The Providence Bruins announced today that tickets for all home games at the Dunkin Donuts Center are now on sale at ProvidenceBruins.com. Each game features a special offer as well as a unique theme or giveaway item.
The Providence Bruins have announced the team’s 2018-19 regular season home opener, which will be played Saturday, October 6 at 7:05pm against the Laval Rocket at the Dunkin’ Donuts Center. In the 26-year history of the franchise, Providence is 14-9-2-1 in their home opener. For the first time since the 2013-14 season, this will not serve as their regular season opener as the team begins the year October 5 on the road.
When Boston sent defenseman Dougie Hamilton to the Calgary Flames, the final piece of the trade was the 52nd overall pick in the 2015 NHL Draft. With that selection, the Bruins took Jeremy Lauzon out of the QMJHL who began his professional career with Providence in 2017. Lauzon was captain for the Rouyn-Noranda Huskies before joining the P-Bruins for their 2017 Calder Cup Playoff run. He never skated during the postseason due to injury however and made his pro debut during the 2017-18 season.
Coming off a season in which he was named P-Bruins Rookie of the Year, Peter Cehlarik returned to Providence for 2017-18 looking to build on a promising campaign. A shoulder injury that required offseason surgery ended last year prematurely for the winger as he missed the final 15 games of the 2017 Calder Cup Playoffs. A hard-worker who is always one of the first guys at the rink, Cehlarik rehabbed well from the injury and was ready for the start of his second professional season.
It is not hard to notice Anton Blidh when he is on the ice as the third year forward is always throwing his body around. A sixth round pick out of Sweden in 2013, the 25-year old has been a nice find for the organization as a physical third line left wing. He made his NHL debut last season as a bottom-six forward for the Bruins but spent most of the season with Providence. This season all but one of his games came at the AHL level as he brought his energetic style to the rink every night en route to a career year.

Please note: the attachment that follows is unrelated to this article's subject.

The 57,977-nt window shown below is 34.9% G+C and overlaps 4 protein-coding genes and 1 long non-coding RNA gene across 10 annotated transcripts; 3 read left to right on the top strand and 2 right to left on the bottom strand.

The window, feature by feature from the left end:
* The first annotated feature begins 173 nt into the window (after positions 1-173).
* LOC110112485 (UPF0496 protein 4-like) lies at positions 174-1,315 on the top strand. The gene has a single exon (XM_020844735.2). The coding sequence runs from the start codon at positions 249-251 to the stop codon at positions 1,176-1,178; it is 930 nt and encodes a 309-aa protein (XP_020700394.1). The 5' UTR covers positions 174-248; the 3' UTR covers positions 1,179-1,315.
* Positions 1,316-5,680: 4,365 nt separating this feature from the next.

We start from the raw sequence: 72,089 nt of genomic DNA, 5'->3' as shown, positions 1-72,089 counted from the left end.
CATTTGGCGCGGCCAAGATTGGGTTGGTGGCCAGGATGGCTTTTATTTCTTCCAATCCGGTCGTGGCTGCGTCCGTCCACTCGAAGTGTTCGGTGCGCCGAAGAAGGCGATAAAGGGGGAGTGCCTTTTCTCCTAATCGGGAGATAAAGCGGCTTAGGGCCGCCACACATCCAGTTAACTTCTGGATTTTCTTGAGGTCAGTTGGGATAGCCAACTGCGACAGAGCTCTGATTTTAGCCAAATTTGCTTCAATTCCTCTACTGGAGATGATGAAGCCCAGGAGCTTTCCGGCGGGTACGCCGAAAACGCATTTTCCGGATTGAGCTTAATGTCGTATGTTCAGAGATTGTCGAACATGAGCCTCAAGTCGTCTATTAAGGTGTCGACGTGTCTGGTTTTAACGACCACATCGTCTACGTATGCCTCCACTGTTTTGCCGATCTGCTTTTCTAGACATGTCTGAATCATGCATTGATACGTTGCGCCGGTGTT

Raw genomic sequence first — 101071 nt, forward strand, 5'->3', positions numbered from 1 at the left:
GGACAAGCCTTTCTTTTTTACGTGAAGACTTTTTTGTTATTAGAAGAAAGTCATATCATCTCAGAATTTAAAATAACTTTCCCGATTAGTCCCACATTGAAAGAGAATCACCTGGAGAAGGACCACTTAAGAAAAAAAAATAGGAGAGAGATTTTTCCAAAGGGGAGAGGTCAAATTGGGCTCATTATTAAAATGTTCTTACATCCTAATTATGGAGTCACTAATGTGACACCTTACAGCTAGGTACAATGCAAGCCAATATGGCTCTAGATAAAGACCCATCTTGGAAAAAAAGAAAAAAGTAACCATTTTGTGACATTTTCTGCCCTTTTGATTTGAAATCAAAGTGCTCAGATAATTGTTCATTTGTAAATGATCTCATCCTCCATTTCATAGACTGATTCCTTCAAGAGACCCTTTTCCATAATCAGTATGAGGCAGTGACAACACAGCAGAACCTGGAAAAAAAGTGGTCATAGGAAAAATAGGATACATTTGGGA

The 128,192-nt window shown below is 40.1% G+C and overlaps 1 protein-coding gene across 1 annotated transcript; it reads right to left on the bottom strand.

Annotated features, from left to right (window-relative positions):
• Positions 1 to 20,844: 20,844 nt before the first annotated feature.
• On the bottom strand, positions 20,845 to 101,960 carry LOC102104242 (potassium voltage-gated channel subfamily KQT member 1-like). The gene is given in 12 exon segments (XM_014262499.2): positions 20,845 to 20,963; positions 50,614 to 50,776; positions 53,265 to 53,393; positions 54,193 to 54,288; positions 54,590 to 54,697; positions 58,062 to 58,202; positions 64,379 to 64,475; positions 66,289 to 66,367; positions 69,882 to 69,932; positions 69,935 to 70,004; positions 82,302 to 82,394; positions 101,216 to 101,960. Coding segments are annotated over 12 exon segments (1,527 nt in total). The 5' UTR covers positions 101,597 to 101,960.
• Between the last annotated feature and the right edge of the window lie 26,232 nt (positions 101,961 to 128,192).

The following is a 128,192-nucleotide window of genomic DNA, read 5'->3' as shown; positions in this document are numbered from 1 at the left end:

When Chris Breen signed with Providence in 2014, he immediately provided a veteran presence on the team’s blueline. A traditional stay-at-home no nonsense defenseman, Breen’s game is all about using his size and strength to keep opponents away from the net and stop their offensive chances. Breen doesn’t put up a ton of points but offense is secondary to his defensive efforts. That was on display in his first two years as despite averaging just 11 points he had a rating of +17 over those seasons.
Expectations are always sky-high for any first round pick, but those expectations are magnified when that pick is made by the Boston Bruins. Add in the fact that the first round pick was acquired as the centerpiece of the Dougie Hamilton trade, and Bruin fans expect the player to be a superstar immediately. Of course, that is not fair to ask of someone who wasn’t even 20 years old, but that is the situation Zach Senyshyn found himself in. Boston drafted him 15th overall in the 2015 NHL Draft while he was with the Sault Ste. Marie Greyhounds of the OHL and he was one of the team’s three straight first round picks that season (Jakub Zboril and Jake DeBrusk)
Josh Hennessy was no stranger to Providence Bruins fans when he signed a professional try-out agreement with the team at the start of training camp. The veteran forward played 69 games for the P-Bruins and three games for the Boston Bruins during the 2011-12 season, posting 41 points in the AHL while serving as an alternate captain. At the conclusion of that year he signed in Europe where he spent the next five seasons playing professionally. A New England native who makes his home in Rhode Island, Hennessy wanted another chance to prove himself in the AHL and no opportunity better suited him than a return to Providence.
Line combinations in the AHL are always fluctuating as players are promoted and the roster is shaken up, so finding consistency with a team’s top lines is a challenge. That is true of the P-Bruins, who had plenty of good players but ones who were always on the move between Boston and Providence. The team still had success without a firm top line, but towards the end of January one began to emerge when three natural centers joined forces.